Erik Weijers, 2 months ago
In a blog post called Bitcoin's last stand, the European Central Bank (ECB) has revealed its negative stance towards Bitcoin. It views the current relative price stability as 'an artificially induced last gasp before the road to irrelevance'. The attack came at a day on which it also attacked the new uncensored Twitter.
One of the authors of the piece is a General Director of the ECB so we must attach some importance to the post. What we don't have to attach value to, are the unfounded claims the article makes. The article, in fact, is so lackluster in the way it rehashes ancient FUD, that one at first shakes its head and feels the temptation to just leave it be. Still, if an important institution talks nonsense about Bitcoin, we are obliged to reply.
"Bitcoin is rarely used for legal transactions".
Perhaps the most glaringly obvious false claim. Keep in mind that it is estimated that the average illicit share of all crypto transaction volume is around 1% over the past five years. This comes not from just anybody but from Chainalysis, the crypto forensics firm that often collaborates with law enforcement to track down (supposedly) illegal funds.
"Bitcoin has never been used to any significant extent for legal real-world transactions."
We suppose it depends on how you define any signifcant extent. On average, in 2021, the Bitcoin network overtook Paypal: it processed $489 billion worth of transactions per quarter. PayPal processed an average of $302 billion per quarter.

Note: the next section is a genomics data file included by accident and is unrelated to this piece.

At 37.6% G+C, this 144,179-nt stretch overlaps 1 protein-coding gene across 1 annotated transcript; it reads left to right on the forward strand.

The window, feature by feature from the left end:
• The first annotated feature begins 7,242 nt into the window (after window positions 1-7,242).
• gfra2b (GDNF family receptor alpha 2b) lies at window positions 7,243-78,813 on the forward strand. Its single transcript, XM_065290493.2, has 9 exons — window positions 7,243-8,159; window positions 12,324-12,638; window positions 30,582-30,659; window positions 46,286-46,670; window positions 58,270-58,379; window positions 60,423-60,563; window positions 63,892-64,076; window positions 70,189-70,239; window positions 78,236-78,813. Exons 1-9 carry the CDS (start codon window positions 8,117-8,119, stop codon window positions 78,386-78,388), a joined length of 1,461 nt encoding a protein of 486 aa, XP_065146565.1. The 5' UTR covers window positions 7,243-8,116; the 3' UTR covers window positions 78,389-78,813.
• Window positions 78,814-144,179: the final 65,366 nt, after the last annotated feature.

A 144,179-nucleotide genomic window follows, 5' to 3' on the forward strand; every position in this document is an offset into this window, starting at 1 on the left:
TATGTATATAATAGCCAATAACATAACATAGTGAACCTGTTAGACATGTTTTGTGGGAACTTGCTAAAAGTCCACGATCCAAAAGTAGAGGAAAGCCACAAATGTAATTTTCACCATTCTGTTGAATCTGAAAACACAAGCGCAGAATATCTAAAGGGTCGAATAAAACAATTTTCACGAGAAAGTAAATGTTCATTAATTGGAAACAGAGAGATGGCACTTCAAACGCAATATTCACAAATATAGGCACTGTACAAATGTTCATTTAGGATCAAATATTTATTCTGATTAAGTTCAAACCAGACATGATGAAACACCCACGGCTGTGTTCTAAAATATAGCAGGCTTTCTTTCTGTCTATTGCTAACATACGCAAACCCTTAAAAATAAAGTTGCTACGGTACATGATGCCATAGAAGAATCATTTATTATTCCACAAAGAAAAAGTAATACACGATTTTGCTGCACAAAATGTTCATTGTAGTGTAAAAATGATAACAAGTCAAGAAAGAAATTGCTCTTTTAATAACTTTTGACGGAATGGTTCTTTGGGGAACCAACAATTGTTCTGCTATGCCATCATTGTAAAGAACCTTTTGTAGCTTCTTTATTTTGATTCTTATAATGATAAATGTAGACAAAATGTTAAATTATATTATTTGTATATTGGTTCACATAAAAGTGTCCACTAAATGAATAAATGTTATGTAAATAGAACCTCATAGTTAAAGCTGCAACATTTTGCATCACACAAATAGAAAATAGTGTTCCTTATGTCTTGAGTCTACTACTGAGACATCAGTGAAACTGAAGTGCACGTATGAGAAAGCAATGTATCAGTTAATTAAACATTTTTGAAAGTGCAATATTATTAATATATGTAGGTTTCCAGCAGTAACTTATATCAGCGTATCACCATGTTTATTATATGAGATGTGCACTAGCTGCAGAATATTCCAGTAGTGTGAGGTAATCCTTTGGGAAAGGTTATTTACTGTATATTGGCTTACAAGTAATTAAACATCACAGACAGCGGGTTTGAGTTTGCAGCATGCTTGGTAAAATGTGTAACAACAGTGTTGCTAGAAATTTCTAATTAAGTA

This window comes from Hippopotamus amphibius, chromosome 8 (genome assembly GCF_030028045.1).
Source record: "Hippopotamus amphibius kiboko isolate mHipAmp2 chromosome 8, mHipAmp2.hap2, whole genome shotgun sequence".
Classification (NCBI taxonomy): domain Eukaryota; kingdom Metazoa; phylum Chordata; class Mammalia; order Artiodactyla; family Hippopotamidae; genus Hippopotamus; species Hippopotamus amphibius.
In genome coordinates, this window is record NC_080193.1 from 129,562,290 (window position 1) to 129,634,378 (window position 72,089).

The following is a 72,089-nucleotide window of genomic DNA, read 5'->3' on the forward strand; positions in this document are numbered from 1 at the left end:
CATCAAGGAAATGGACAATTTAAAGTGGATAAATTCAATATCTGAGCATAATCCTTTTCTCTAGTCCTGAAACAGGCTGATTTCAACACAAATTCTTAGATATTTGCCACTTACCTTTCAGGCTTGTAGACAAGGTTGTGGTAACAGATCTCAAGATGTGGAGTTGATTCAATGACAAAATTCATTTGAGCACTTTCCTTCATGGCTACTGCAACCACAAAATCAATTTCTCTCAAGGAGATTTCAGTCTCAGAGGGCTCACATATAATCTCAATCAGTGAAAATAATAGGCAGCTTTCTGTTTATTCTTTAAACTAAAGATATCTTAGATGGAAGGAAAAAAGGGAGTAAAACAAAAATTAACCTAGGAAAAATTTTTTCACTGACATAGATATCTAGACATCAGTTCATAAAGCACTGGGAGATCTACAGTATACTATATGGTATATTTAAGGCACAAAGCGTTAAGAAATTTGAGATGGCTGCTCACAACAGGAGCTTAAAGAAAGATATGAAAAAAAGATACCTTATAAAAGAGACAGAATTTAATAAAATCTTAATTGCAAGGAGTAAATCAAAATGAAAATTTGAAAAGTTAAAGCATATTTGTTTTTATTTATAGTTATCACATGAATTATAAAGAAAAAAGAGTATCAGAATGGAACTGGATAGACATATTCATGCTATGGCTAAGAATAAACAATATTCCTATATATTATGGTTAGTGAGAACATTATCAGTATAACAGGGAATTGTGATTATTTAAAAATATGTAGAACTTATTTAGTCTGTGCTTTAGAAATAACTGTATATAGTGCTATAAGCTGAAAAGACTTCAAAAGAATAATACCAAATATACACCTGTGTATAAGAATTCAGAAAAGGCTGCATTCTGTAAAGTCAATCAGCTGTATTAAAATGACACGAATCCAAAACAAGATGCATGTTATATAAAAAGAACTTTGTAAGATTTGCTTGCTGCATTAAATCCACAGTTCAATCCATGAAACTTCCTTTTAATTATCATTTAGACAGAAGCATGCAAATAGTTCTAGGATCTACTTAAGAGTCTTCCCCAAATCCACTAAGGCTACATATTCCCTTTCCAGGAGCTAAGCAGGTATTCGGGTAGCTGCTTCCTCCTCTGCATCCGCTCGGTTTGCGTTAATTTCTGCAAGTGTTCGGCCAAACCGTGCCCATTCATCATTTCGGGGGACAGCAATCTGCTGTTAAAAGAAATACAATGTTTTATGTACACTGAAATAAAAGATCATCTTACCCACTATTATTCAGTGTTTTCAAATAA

"Neither suitable as a payment system nor as a form of investment"
The article claims that Bitcoin payments are slow. Again, it depends how you define slow. 30 minutes or so is hard to beat if you want to securely transfer a large sum of money internationally. If you accept Bitcoin's layer 2 Lightning as a valid part of the network, then transactions can be done in seconds.
The investment part of the statement... for some reason, critics keep ignoring, even in bear markets, that Bitcoin's price is much higher than in the previous bear market (currently 4 times higher than in the 2018/19 depths). As long as that trend isn't broken, Bitcoin seems to many people like a fine investment.
After the American Treasury called Satoshi's invention real, we might have hoped for a similarly more nuanced view of the ECB. Alas. Censorship-resistant open systems are the biggest threat to those in power. Even though the officials of the Central Bank are unelected, we have a way to vote their unfair and inefficient monetary system out of office: support Bitcoin. Buy it, transact with it, run a node, become a developer. In the meantime, the ECB article can go on the pile of more than 400 Bitcoin obituaries since 2010.
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